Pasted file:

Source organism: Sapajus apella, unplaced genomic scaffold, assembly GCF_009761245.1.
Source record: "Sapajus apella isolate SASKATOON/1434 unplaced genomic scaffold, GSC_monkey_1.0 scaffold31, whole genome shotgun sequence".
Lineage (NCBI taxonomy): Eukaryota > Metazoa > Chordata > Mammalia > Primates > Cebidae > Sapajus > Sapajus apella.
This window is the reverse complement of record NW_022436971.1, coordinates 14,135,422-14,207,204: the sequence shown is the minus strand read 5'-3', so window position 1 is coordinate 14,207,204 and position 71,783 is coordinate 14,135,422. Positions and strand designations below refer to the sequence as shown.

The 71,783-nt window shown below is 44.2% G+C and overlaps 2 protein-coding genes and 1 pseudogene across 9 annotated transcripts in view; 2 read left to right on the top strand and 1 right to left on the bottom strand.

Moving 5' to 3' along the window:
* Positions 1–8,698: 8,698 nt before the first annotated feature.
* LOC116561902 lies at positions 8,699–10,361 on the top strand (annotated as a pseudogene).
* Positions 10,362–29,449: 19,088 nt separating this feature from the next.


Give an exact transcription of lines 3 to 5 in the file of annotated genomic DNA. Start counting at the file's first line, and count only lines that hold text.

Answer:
Lineage (NCBI taxonomy): Eukaryota > Metazoa > Chordata > Mammalia > Primates > Cebidae > Sapajus > Sapajus apella.
This window is the reverse complement of record NW_022436971.1, coordinates 14,135,422-14,207,204: the sequence shown is the minus strand read 5'-3', so window position 1 is coordinate 14,207,204 and position 71,783 is coordinate 14,135,422. Positions and strand designations below refer to the sequence as shown.

The 71,783-nt window shown below is 44.2% G+C and overlaps 2 protein-coding genes and 1 pseudogene across 9 annotated transcripts in view; 2 read left to right on the top strand and 1 right to left on the bottom strand.